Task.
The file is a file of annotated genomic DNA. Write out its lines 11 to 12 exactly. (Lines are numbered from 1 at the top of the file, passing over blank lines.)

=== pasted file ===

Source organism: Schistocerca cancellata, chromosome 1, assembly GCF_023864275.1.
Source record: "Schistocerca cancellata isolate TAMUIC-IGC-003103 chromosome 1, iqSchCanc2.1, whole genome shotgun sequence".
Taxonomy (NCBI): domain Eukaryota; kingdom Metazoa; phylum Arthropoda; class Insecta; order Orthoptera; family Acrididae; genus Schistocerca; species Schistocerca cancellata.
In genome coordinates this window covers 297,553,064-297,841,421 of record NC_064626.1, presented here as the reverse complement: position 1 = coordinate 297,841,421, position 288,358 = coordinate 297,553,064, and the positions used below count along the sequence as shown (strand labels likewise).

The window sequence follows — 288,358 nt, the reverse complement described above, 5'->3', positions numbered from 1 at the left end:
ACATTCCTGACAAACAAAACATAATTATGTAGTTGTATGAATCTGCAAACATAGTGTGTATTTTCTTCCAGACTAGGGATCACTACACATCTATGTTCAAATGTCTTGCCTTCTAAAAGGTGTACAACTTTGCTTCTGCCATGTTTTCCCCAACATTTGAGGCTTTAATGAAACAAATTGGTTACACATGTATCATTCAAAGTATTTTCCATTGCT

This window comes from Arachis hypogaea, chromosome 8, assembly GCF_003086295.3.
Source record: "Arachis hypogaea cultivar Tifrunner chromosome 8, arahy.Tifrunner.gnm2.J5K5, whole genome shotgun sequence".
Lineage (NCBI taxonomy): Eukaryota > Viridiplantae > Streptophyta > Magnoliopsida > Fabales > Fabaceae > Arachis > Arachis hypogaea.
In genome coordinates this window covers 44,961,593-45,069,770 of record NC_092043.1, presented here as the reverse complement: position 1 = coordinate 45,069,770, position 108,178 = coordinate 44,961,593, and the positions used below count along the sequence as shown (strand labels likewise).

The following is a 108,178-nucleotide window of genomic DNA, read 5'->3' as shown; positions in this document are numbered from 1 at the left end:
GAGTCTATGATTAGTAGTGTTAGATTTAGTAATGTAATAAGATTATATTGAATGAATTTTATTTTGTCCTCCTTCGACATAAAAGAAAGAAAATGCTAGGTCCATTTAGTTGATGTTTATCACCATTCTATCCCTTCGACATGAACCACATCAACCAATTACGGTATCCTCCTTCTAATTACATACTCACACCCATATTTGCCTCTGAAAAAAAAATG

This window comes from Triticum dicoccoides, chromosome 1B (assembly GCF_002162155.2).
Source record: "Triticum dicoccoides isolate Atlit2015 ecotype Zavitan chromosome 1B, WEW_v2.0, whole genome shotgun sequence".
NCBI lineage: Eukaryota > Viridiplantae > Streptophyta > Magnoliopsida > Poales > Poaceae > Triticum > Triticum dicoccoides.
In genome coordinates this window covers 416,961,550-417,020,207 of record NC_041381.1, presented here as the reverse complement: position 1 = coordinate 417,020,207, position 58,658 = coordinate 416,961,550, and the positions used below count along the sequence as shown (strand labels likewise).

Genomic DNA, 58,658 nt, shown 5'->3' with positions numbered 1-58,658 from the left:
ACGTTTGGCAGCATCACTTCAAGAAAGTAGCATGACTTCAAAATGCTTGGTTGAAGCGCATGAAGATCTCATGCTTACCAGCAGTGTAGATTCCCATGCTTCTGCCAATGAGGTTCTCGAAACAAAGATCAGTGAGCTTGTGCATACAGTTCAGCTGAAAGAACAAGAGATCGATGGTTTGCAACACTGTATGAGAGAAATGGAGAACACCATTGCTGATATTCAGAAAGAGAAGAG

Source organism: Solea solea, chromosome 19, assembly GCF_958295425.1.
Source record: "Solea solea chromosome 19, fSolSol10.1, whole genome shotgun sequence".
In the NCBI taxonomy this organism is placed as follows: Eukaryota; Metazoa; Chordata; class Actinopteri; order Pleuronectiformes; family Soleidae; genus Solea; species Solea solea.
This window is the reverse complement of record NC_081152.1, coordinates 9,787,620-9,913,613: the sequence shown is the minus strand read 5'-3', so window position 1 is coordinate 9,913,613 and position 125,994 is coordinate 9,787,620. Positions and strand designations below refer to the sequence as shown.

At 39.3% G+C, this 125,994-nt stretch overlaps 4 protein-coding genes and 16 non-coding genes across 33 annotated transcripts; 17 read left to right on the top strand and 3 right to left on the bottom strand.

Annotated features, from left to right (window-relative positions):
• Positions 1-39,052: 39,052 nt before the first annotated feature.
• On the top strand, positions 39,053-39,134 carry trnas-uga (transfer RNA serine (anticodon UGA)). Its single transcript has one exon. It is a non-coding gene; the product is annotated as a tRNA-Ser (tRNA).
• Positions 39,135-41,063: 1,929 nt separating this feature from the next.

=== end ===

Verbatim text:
The following is a 108,178-nucleotide window of genomic DNA, read 5'->3' as shown; positions in this document are numbered from 1 at the left end:
GAGTCTATGATTAGTAGTGTTAGATTTAGTAATGTAATAAGATTATATTGAATGAATTTTATTTTGTCCTCCTTCGACATAAAAGAAAGAAAATGCTAGGTCCATTTAGTTGATGTTTATCACCATTCTATCCCTTCGACATGAACCACATCAACCAATTACGGTATCCTCCTTCTAATTACATACTCACACCCATATTTGCCTCTGAAAAAAAAATG